At the start of this month, I marvelled at a decision made by Conservative Central Office’s media team to invite only a select group of journalists to cover the Prime Minister’s visit to Scotland. What was astonishing about it was that those journalists who were on the guest list refused to enter the press area without the rest of their colleagues.
I thought the contrast between what they had done and what our media did when faced with a demand from Ibrox that media outlets pay to attend press conferences was stark and shaming to our sporting hacks.
Because, of course, some of those outlets did pay, and they sat in those press events as “club media partners” compromising their integrity and leaving their colleagues and those outlets which refused to play ball in the lurch.
Those outlets which paid are a disgrace to journalism. They betrayed the principles on which they whole rock of the profession is built. They sold out their colleagues. They made their readers unable to trust a single word that they wrote about that club.
Their political colleagues gave them a proper showing up in that case, and their London colleagues have gone even further.
The Tory Party actually tried the exact same scam as the Ibrox club did, by trying to charge journalists and outlets for attending their annual conference. Every single outlet and journalist has point blank refused to do so.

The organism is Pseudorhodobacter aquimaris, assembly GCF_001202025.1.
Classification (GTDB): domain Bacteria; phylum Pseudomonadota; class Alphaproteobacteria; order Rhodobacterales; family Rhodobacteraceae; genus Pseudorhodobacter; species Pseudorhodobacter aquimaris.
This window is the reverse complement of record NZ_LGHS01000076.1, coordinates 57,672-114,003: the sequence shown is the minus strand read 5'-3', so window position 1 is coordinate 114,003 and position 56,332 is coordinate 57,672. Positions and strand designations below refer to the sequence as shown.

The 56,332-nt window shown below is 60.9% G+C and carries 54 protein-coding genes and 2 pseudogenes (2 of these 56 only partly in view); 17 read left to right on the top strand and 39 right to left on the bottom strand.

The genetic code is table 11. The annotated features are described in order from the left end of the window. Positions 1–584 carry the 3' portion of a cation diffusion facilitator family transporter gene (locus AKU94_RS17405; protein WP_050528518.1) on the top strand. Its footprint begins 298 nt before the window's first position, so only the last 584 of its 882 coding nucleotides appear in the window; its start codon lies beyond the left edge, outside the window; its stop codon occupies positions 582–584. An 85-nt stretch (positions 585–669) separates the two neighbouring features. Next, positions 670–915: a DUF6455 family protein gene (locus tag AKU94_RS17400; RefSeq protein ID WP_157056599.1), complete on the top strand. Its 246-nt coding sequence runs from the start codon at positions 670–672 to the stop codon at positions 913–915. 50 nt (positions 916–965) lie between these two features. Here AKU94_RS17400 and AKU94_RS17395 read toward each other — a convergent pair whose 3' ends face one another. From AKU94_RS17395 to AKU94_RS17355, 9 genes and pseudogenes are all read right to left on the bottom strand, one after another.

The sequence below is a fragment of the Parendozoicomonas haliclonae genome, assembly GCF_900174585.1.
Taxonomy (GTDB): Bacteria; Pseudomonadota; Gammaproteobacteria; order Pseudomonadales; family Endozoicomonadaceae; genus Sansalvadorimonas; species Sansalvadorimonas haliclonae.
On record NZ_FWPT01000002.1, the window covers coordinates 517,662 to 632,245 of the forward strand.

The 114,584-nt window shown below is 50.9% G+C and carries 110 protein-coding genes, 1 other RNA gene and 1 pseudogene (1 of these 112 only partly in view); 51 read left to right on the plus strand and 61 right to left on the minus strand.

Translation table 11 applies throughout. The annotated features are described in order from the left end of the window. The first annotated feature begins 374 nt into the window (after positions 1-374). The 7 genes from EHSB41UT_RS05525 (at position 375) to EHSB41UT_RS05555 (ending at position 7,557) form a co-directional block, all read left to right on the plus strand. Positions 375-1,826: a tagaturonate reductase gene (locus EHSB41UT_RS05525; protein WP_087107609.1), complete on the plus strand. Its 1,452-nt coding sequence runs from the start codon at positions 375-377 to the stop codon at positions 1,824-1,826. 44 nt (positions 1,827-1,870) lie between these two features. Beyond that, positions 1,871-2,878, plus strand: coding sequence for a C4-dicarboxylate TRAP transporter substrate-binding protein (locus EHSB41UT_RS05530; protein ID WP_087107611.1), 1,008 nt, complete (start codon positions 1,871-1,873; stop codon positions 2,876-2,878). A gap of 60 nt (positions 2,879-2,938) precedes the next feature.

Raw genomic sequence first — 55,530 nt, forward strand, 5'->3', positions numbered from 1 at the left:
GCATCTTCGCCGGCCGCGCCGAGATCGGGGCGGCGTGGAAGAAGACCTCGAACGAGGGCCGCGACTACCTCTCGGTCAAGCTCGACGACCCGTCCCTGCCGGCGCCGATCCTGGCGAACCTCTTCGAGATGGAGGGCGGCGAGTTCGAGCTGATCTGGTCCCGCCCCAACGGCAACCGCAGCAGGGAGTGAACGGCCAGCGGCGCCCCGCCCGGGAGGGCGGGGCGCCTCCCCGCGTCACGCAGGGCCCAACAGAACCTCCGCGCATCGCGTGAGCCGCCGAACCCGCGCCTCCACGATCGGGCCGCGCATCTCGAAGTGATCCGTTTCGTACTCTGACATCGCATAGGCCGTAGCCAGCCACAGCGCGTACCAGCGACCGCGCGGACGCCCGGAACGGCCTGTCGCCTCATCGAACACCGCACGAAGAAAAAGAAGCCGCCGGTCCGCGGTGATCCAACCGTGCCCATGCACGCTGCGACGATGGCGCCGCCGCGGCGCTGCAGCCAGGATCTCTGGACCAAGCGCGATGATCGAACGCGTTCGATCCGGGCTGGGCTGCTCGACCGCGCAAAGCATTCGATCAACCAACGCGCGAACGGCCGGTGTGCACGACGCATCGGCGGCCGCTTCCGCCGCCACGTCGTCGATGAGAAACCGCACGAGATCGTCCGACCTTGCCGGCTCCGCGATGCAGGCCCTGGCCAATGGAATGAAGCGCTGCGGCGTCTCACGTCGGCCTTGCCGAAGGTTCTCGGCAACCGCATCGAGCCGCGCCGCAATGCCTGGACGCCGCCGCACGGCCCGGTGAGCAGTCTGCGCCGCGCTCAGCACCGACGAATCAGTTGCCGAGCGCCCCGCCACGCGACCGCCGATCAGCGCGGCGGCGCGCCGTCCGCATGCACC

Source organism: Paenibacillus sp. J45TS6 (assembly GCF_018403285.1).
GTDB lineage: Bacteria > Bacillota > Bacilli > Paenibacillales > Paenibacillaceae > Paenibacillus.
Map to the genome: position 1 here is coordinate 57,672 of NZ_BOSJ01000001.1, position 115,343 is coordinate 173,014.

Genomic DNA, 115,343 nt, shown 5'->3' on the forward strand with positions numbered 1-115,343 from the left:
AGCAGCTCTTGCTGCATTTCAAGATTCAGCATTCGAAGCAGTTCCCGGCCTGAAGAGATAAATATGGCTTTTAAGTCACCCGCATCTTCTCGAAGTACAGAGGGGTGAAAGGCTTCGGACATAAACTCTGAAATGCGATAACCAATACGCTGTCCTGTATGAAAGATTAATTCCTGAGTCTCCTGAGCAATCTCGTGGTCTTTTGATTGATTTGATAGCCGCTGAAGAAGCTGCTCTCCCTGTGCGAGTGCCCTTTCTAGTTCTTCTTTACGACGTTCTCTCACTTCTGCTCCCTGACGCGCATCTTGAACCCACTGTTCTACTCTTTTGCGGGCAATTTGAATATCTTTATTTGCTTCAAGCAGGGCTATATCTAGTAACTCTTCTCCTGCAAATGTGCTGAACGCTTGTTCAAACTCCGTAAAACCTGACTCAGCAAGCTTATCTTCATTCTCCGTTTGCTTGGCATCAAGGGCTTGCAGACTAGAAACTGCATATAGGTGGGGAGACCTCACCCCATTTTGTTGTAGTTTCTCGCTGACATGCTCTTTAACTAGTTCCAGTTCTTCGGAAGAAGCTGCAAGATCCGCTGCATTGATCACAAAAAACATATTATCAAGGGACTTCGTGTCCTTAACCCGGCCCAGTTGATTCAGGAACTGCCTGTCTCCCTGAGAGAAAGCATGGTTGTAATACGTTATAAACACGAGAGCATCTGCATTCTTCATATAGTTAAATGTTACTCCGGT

The idea looks certain to die on the vine.
It will be years before a major UK political party – or indeed any reputable organisation at all – tries that little stunt again.
I don’t know whether Ibrox ditched the policy or if it still continues, but I do know it’s an idea that should have been killed in the crib.
Instead their reaction added to the general sense that they are prisoners of the Ibrox club, unable or unwilling to cover stories or write anything which upsets their relationship with the hierarchy over there.
This is bad for the Scottish game. It leads to all manner of nonsense at Ibrox, including the destabilising of the league’s sponsorship deals and attempts to oust the SPFL and SFA executive boards; not necessarily a negative goal, but one where the objectives have to be right and theirs are based on rabid conspiracy theories and naked hatreds.
The media has helped to build the Ibrox monster.
Had they acted, last season, as their political counterparts have twice in the last few months maybe their profession would have a shred more credibility. Maybe we wouldn’t all treat them like a joke.